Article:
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I keep getting :: confused with -> when calling subroutines from modules. I know that :: is more related to paths and where the module/subroutine is and -> is used for objects, but I don't really understand why I can seemingly interchange both and it not come up with immediate errors. I have perl modules which are part of a larger package, e.g. FullProgram::Part1

I'm just about getting to grips with modules, but still am on wobbly grounds when it comes to Perl objects, but I've been accidentally doing this:

FullProgram::Part1::subroutine1();

instead of

FullProgram::Part1->subroutine1();

so when I've been passing a hash ref to subroutine1 and been careful about using $class/$self to deal with the object reference and accidentally use :: I end up pulling my hair out wondering why my hash ref seems to disappear. I have learnt my lesson, but would really like an explanation of the difference. I have read the perldocs and various websites on these but I haven't seen any comparisons between the two (quite hard to google...) All help appreciated - always good to understand what I'm doing!

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some good answers, hard to choose, but thanks - definitely cleared things up! –  bladepanthera Nov 20 '12 at 18:19
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4 Answers

up vote 7 down vote accepted
FullProgram::Part1::subroutine1();

calls the subroutine subroutine1 of the package FullProgram::Part1 with an empty parameter list while

FullProgram::Part1->subroutine1();

calls the same subroutine with the package name as the first argument (note that it gets a little bit more complex when you're subclassing). This syntax is used by constructor methods that need the class name for building objects of subclasses like

sub new {
    my ($class, @args) = @_;
    ...
    return bless $thing, $class;
}

FYI: in Perl OO you see $object->method(@args) which calls Class::method with the object (a blessed reference) as the first argument instead of the package/class name. In a method like this, the subroutine could work like this:

sub method {
    my ($self, $foo, $bar) = @_;
    $self->do_something_with($bar);
    # ...
}

which will call the subroutine do_something_with with the object as first argument again followed by the value of $bar which was the second list element you originally passed to method in @args. That way the object itself doesn't get lost.

For more informations about how the inheritance tree becomes important when calling methods, please see ikegami's answer!

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2  
$object->method(@args) doesn't "just calls Class::method". It calls the first method named method found in the inheritance tree. –  ikegami Nov 20 '12 at 20:24
    
Tried to mention that topic without making my answer too complex and removed the "just". Thanks, @ikegami! –  memowe Nov 20 '12 at 20:36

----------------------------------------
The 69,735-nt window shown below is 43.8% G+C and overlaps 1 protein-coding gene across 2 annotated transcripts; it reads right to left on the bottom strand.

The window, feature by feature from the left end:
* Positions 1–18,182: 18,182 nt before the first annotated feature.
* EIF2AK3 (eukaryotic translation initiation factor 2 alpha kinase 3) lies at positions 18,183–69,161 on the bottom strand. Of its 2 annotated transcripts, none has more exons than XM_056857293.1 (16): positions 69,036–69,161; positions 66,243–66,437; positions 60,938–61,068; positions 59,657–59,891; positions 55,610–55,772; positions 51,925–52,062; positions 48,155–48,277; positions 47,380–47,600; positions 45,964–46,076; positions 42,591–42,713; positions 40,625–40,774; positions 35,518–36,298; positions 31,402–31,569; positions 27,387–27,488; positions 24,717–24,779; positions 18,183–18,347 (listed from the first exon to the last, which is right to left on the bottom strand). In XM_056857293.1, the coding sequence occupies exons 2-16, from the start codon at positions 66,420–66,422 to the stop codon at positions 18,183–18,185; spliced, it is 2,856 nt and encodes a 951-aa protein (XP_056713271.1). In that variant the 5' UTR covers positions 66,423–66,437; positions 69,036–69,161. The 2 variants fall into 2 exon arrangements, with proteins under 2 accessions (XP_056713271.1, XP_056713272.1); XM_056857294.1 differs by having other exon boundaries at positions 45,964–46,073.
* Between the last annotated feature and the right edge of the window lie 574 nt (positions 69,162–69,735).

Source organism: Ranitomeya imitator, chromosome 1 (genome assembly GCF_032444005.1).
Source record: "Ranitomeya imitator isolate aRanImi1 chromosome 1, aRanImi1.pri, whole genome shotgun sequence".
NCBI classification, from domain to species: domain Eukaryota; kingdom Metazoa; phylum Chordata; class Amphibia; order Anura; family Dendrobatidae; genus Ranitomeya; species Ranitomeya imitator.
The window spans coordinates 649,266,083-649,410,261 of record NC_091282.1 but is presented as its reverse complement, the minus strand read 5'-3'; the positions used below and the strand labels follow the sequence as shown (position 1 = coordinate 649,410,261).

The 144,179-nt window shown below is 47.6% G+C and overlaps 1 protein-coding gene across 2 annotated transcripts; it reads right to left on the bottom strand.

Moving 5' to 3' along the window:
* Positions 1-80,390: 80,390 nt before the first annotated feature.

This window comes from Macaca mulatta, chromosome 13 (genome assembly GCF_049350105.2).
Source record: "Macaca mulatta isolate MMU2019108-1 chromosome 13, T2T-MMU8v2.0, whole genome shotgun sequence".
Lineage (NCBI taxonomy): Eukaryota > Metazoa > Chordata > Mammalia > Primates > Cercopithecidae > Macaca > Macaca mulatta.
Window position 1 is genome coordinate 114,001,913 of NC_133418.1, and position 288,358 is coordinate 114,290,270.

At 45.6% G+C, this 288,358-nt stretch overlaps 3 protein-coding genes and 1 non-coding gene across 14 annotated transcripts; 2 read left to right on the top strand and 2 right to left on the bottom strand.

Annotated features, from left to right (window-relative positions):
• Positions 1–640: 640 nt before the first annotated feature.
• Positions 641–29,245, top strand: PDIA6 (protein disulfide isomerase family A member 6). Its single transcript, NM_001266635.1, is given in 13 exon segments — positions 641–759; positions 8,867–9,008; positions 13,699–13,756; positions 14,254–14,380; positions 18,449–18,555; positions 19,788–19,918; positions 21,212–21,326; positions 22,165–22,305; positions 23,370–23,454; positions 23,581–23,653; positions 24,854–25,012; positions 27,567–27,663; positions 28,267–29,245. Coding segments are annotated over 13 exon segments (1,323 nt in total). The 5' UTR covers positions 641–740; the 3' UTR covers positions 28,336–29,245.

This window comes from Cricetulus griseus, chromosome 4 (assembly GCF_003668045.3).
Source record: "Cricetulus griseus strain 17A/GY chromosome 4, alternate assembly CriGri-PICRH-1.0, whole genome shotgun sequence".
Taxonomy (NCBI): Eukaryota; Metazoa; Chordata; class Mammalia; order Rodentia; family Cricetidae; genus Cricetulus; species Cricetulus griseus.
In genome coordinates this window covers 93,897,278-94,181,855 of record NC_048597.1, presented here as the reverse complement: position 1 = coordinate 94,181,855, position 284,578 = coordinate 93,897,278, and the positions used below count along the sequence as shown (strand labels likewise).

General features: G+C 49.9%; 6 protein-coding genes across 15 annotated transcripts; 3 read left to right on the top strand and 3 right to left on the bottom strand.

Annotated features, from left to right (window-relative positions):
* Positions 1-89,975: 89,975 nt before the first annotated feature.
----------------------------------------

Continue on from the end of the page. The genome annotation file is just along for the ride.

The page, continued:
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There's no inherent difference between a vanilla sub and one's that's a method. It's all in how you call it.


Class::foo('a');

This will call Class::foo. If Class::foo doesn't exist, the inheritance tree will not be checked. Class::foo will be passed only the provided arguments ('a').

It's roughly the same as: my $sub = \&Class::foo; $sub->('a');


Class->foo('a');

This will call Class::foo, or foo in one of its base classes if Class::foo doesn't exist. The invocant (what's on the left of the ->) will be passed as an argument.

It's roughly the same as: my $sub = Class->can('foo'); $sub->('Class', 'a');

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Use both!

use Module::Two;

Module::Two::->class_method();

Note that this works but also protects you against an ambiguity there; the simple

Module::Two->class_method();

will be interpreted as:

Module::Two()->class_method();

(calling the subroutine Two in Module and trying to call class_method on its return value - likely resulting in a runtime error or calling a class or instance method in some completely different class) if there happens to be a sub Two in Module - something that you shouldn't depend on one way or the other, since it's not any of your code's business what is in Module.

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1  
lol +1 for fun fact –  PSIAlt Nov 20 '12 at 20:26
    
The parsing ambiguity expressed here is one of my "favorite" things about Perl. The fact that the workaround is so ugly makes me sad. –  darch Dec 10 '12 at 20:14
    
@darch: I don't think it's ugly. What do you think of "Module::Two"->class_method()? –  ysth Dec 11 '12 at 3:17
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Historically, Perl dont had any OO. And functions from packages called with FullProgram::Part1::subroutine1(); sytax. Or even before with FullProgram'Part1'subroutine1(); syntax(deprecated).

Later, they implemented OOP with -> sign, but dont changed too much actually. FullProgram::Part1->subroutine1(); calls subroutine1 and FullProgram::Part1 goes as 1st parameter. you can see usage of this when you create an object: my $cgi = CGI->new(). Now, when you call a method from this object, left part also goes as first parameter to function: $cgi->param(''). Thats how param gets object he called from (usually named $self). Thats it. -> is hack for OOP. So as a result Perl does not have classes(packages work as them) but does have objects("objects" hacks too - they are blessed scalars).

Offtop: Also you can call with my $cgi = new CGI; syntax. This is same as CGI->new. Same when you say print STDOUT "text\n";. Yeah, just just calling IOHandle::print().

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1  
It's also worth mentioning that -> causes perl to look up the inheritance tree (yet another hack via @ISA). –  friedo Nov 20 '12 at 19:01
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